Oh, the irony.

An inspector in the city of Santa Fe’s Historic Preservation Division has red-tagged the home of his boss — Land Use Director Carol Johnson, who is the city’s chief building officer — for failing to obtain a building permit for work on her house.

“This building in a historic district is not in compliance with the city of Santa Fe,” reads a violation notice stapled on a wooden post outside Johnson’s home in the 700 block of Dunlap Street, which she shares with her husband, Kevin Kellogg, who also works for the city as its asset development manager.

“Should compliance not be adhered to, a citation will be issued and you will be subject to” penalties, states the notice, which orders a halt to work at the home, which sits in a neighborhood near downtown, between Agua Fría Street and St. Francis Drive, just south of the Santa Fe River.

In a brief interview Tuesday at City Hall, Johnson said her husband has been dealing with the construction project. She did not respond to a follow-up email requesting additional comment.

Kellogg, in an email Tuesday evening, blamed the weather for his decision to get started on the work before he had a permit in hand.

“As the weather report is showing snow coming, and the ground has already frozen once, I installed some of the fence posts into the ground, fearing the frozen ground would delay the fence project for some time,” he said.

Inspector Gary Moquino said he was driving around the Westside-Guadalupe Historic District on Monday when he noticed that work at the couple’s approximately 1,700-square-foot historic home was underway. It was unclear if he knew the home belonged to Johnson when he posted the red tag.

“That’s my job,” Moquino said of the violation notice. “I drive around and make sure everybody has a permit.”

Construction work must stop when a property is red-tagged, he added. “It’s a stop-work order.”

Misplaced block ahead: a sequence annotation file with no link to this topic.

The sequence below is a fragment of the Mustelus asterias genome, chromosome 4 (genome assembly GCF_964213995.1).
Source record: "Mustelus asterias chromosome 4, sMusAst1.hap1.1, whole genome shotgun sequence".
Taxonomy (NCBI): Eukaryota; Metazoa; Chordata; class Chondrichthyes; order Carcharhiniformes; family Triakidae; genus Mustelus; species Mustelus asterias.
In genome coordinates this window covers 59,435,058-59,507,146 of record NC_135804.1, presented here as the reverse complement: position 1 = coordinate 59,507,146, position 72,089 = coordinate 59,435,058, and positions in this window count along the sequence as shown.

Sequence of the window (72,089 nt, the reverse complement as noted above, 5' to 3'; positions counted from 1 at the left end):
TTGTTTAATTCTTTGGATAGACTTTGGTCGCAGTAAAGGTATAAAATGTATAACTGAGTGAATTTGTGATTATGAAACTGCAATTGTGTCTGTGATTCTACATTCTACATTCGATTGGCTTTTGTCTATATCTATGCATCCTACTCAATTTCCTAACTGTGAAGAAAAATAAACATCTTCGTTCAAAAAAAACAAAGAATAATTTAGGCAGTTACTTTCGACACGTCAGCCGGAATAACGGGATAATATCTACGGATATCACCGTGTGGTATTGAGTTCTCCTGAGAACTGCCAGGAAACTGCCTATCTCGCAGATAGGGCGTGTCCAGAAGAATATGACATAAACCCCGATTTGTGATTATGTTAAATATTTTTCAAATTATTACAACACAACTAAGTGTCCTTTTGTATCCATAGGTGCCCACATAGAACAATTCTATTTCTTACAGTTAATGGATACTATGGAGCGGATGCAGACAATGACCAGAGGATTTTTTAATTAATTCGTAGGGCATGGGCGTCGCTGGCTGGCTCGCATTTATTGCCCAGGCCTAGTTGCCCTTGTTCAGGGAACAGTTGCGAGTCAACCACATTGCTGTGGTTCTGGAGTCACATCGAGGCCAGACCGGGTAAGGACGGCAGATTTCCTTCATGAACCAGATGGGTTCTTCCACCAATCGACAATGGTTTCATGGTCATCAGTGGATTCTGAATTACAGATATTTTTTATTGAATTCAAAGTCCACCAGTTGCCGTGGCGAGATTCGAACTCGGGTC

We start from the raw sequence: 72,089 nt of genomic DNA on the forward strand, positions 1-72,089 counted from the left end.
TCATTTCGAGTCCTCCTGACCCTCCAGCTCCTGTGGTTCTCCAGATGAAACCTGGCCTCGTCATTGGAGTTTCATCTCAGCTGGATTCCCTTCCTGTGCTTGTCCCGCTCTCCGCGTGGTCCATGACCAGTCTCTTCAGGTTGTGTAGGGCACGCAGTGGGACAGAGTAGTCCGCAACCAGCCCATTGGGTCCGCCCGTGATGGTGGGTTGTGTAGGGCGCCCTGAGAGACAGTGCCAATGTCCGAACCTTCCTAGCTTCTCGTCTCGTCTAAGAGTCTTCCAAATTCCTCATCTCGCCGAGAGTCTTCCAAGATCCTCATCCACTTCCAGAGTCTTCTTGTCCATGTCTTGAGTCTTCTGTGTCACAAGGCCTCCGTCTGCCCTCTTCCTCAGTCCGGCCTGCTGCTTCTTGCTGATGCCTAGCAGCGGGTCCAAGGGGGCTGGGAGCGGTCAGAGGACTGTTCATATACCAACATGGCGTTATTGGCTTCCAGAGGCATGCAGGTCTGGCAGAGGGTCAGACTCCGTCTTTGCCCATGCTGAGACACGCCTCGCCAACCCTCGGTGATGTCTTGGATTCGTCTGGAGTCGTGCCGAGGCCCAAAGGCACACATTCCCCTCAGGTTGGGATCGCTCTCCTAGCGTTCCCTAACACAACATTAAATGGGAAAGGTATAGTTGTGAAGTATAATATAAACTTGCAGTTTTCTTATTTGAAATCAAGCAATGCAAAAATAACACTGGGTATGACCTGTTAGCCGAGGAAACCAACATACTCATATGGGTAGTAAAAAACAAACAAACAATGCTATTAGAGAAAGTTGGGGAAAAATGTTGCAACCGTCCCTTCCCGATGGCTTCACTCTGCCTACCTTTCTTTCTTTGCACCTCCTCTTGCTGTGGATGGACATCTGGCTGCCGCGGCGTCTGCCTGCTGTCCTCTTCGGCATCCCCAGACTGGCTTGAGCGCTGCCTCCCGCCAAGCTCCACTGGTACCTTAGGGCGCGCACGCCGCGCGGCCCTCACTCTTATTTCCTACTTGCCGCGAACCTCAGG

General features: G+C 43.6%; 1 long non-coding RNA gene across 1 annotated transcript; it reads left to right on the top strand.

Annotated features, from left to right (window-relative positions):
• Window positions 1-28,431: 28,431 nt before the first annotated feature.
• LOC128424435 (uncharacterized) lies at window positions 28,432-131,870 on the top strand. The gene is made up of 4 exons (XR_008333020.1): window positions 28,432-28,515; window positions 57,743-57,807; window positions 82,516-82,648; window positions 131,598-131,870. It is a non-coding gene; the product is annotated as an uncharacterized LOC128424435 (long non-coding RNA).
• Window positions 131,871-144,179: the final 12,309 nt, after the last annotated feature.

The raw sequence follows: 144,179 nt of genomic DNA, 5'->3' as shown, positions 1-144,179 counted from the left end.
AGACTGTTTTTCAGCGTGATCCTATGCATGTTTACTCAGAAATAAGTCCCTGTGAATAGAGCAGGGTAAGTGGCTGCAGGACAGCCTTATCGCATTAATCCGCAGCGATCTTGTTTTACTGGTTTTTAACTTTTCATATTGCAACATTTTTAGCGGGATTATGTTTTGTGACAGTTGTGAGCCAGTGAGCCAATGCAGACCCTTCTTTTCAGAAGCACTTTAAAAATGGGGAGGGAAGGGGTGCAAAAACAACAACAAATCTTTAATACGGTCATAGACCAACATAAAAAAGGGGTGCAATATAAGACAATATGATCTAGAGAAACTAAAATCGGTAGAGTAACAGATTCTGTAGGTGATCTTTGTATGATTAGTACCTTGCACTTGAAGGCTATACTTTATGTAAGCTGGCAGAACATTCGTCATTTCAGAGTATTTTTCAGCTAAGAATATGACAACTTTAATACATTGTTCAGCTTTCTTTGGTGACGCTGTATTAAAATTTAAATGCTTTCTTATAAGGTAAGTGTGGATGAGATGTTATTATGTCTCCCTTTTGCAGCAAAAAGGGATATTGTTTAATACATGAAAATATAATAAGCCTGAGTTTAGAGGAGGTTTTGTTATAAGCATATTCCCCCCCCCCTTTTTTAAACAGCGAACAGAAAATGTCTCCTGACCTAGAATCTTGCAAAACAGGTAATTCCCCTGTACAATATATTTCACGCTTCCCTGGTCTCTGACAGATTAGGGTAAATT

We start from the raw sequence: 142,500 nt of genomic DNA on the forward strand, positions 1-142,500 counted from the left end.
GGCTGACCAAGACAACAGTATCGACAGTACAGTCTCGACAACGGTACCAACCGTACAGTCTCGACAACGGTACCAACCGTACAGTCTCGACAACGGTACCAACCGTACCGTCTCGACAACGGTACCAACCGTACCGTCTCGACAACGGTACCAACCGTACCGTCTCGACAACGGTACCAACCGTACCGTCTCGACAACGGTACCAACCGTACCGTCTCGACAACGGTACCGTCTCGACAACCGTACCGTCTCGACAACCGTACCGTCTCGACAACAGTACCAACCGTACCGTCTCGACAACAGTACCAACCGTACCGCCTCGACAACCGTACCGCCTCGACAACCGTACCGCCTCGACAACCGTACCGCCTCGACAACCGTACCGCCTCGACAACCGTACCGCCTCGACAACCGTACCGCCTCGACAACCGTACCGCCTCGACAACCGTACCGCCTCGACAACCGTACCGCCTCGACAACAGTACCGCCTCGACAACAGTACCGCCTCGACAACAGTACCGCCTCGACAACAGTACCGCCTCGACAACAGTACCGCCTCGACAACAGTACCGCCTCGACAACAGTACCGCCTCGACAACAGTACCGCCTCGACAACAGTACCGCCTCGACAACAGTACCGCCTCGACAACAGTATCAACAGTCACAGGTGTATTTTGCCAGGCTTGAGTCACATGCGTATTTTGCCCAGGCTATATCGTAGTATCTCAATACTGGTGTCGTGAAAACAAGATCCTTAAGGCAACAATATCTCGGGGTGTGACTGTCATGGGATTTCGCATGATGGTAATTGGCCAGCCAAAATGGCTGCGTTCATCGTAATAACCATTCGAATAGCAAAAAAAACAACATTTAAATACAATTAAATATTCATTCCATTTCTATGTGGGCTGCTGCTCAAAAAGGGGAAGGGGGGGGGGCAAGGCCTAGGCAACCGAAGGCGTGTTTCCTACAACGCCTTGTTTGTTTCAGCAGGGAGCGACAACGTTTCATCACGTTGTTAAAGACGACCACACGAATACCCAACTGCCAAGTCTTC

Johnson became the city’s land use director in July 2018 under the administration of Mayor Alan Webber. Before joining the city, she had been the planning and development director of Maricopa County, Ariz., where Phoenix is located, and also worked in planning and development in Berkeley, Calif.

Kellogg — who began working for the city in April following a six-month stint as executive director of the nonprofit Housing Trust in Santa Fe — said in his email he understands the importance of the city’s historic and building codes “and why we have the strict process we have, and I support them wholeheartedly. I realize that I got ahead of myself and I regret that. I will wait for the permit to be issued before completing the fence.”

Documents show Kellogg applied for a building permit from the city Nov. 11. His application describes the project as “several vehicle entry gates and pedestrian gates placed on both sides and behind residence.”

Construction work began while part of the permit was still under review.

“There’s no way they could’ve started working,” said Robert Ortiz, a building permit specialist in the Land Use Department, in an interview Tuesday. “You have to wait until this [permit] is issued.” Johnson and Kellogg haven’t even received a yellow construction board to post at the home, notifying the public about the construction project, he added.

Ortiz said he’s been out in the field with Moquino as he inspects properties for signs of violations. However, he said, most violations are discovered through complaints, especially within the city’s five historic districts.

“You’ve got the neighbors calling 80 percent of the time,” Ortiz said.